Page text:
SARS influencing response to novel coronavirus (COVID-19) epidemic in Singapore


AJR details how Singapore General Hospital responded to the SARS outbreak of 2003, including a thorough list of 43 ground operational considerations for imaging departments presently reacting to COVID-19


Credit: American Journal of Roentgenology (AJR)

Leesburg, VA, March 6, 2020–An open-access American Journal of Roentgenology (AJR) Collections article detailing how a tertiary hospital in Singapore responded to the outbreak of severe acute respiratory syndrome (SARS) offers a thorough summary of ground operational considerations for radiology departments presently reacting to the coronavirus disease (COVID-19) epidemic.

Although imaging is not usually viewed as a frontline clinical service, lead author Lionel Tim-Ee Cheng reveals Singapore General Hospital’s markedly different experience with SARS in 2003: “Portable imaging was extensively used, directly exposing radiology staff to the pathogen. Furthermore, radiology departments are places in which different patients (inpatient, outpatient, febrile, nonfebrile), accompanying persons, visitors, and health care workers from other departments potentially mix.” Therefore, Cheng et al. continue, “any breach in infection prevention and control mechanisms in the radiology department has far-reaching consequences.”

As per their institution’s ongoing response to the novel COVID-19 pathogen, the authors of this AJR article identify three key areas of review (e.g., People, Places and Equipment, Processes and Policies), outlining multiple considerations for diagnostic radiologists, vascular and interventional radiologists, nuclear medicine and molecular imaging specialists, as well as radiographers and nursing units.


  • Ensure Rapid Sharing of Accurate and Useful Information

  • Ensure Infection Prevention and Control Knowledge and Practices Are Up to Date

  • Create New Hybrid Working Teams

  • Manage Emotions During Adversity

Places and Equipment:

  • Personal Protective Equipment (PPE)

  • Dedicated Scanners for Isolation and High-Risk Cases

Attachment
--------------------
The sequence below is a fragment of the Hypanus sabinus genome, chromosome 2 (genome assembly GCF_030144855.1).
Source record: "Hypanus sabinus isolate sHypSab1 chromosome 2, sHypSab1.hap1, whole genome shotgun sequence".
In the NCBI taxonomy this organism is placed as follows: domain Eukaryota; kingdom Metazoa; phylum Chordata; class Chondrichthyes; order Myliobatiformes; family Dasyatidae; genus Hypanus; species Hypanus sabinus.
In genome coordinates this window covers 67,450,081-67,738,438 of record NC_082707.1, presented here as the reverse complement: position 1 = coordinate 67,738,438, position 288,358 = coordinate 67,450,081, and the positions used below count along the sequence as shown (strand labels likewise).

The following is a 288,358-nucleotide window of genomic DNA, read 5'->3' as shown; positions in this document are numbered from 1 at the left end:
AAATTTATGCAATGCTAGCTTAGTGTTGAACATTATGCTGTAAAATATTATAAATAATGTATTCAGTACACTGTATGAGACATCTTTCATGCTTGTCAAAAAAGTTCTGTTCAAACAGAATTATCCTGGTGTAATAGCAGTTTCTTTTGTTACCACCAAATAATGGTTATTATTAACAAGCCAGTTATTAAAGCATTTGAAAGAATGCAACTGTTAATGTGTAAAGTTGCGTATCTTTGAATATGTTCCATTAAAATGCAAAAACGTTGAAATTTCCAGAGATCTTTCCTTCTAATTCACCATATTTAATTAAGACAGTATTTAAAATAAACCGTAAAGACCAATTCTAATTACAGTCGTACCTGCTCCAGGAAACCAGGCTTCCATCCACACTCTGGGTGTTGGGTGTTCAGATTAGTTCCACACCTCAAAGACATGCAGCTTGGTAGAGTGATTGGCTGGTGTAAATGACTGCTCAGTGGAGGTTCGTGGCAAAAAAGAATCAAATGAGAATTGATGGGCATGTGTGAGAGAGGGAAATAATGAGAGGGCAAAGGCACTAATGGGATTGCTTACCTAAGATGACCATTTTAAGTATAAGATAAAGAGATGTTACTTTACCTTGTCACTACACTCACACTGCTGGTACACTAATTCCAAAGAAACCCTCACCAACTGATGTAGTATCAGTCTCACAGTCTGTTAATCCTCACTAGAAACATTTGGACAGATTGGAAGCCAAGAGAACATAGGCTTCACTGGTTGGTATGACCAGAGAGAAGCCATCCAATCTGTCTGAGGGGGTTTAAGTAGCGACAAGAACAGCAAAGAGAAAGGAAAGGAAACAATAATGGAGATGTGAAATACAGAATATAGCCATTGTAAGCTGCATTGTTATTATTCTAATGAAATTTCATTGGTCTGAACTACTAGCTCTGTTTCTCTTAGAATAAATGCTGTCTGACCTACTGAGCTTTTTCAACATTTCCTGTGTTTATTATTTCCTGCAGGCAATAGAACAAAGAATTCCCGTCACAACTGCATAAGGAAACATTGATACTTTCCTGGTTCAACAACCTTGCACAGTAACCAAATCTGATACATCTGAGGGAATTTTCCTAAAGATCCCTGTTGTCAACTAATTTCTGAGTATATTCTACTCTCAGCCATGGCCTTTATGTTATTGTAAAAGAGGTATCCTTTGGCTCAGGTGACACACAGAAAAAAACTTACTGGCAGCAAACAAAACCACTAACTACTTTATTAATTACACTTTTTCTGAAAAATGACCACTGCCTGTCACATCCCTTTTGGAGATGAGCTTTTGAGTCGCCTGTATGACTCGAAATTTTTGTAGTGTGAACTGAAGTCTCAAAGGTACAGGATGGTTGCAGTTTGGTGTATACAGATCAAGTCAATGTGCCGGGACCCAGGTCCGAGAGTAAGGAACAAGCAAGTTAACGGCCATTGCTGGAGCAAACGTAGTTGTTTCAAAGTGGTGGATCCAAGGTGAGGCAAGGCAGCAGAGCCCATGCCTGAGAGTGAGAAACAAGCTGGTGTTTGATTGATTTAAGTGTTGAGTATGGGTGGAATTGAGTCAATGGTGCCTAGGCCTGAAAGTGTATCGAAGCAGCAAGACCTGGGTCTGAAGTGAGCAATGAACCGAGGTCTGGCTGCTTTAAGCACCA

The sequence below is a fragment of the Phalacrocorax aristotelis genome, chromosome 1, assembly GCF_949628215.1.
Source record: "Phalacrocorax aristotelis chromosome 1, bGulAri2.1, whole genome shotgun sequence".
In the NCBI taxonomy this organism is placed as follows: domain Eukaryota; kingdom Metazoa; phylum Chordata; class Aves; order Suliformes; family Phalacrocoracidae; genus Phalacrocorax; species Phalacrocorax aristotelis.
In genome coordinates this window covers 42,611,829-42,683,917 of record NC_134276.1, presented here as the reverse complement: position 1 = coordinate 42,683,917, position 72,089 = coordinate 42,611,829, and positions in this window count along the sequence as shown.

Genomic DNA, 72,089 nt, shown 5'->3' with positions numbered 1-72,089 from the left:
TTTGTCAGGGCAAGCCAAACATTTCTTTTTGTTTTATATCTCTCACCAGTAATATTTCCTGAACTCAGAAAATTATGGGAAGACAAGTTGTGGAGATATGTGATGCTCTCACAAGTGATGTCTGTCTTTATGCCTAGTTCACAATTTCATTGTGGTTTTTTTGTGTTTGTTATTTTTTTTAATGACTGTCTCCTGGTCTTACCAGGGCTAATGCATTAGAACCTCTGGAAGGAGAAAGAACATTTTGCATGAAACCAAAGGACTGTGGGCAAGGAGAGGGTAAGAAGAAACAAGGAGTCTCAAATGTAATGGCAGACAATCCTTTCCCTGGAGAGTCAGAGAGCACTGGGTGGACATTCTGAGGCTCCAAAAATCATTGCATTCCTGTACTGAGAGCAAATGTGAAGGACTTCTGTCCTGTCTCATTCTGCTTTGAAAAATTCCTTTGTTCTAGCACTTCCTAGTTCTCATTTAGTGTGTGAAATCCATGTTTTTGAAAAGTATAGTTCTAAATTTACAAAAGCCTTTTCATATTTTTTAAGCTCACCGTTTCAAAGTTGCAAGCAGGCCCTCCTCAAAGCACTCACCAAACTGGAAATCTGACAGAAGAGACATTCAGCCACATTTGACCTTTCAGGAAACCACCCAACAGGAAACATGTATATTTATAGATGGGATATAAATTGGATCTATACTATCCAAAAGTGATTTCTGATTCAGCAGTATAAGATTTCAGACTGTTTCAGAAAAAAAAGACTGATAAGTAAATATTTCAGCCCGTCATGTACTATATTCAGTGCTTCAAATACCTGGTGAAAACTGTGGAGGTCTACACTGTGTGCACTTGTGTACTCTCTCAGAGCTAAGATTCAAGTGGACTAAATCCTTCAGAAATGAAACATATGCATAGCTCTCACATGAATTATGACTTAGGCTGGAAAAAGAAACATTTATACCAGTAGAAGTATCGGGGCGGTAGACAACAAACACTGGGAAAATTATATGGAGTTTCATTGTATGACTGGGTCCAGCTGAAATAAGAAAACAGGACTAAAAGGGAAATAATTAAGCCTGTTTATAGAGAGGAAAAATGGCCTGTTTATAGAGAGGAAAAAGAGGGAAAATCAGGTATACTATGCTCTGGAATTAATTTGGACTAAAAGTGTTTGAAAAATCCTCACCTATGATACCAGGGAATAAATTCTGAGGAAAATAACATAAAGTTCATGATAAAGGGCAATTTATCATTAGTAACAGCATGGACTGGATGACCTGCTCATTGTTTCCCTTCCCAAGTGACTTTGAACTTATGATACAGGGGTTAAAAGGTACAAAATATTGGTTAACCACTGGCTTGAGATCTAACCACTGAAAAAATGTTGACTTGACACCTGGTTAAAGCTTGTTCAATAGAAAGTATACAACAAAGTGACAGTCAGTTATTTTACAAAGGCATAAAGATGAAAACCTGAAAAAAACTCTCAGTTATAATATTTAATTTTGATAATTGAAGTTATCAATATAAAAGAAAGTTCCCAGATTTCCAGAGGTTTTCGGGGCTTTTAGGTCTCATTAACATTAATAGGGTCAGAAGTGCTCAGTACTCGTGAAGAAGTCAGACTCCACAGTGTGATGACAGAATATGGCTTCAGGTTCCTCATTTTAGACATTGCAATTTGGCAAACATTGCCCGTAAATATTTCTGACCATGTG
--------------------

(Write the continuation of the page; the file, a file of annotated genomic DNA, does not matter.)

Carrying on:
• Physical Security and Access Control

  • Decentralized or Alternate Working Areas

  • Portable Imaging Capability

Processes and Policies:

  • Review of Policies and Procedures

  • Isolation or High-Risk Cases

  • Modified Interventional Radiology Processes

  • Rapid Provision of Radiologic Results

  • Daily Routine Instructions

According to Cheng and colleagues: “If there is sustained community transmission from individuals without symptoms, our ability to detect cases and contain the spread will be limited. If COVID-19 becomes widespread globally with mainly mild disease and low mortality, it may become another respiratory tract pathogen that we have to live with while adopting sustainable universal precautions and waiting for a vaccine.”


Founded in 1900, the American Roentgen Ray Society (ARRS) is the first and oldest radiological society in North America, dedicated to the advancement of medicine through the profession of radiology and its allied sciences. An international forum for progress in medical imaging since the discovery of the x-ray, ARRS maintains its mission of improving health through a community committed to advancing knowledge and skills with an annual scientific meeting, monthly publication of the peer-reviewed American Journal of Roentgenology (AJR), quarterly issues of InPractice magazine, AJR Live Webinars and Podcasts, topical symposia, print and online educational materials, as well as awarding scholarships via The Roentgen Fund®.

Media Contact
Logan K. Young
[email protected]

Original Source

Related Journal Article

Leave A Reply

Your email address will not be published.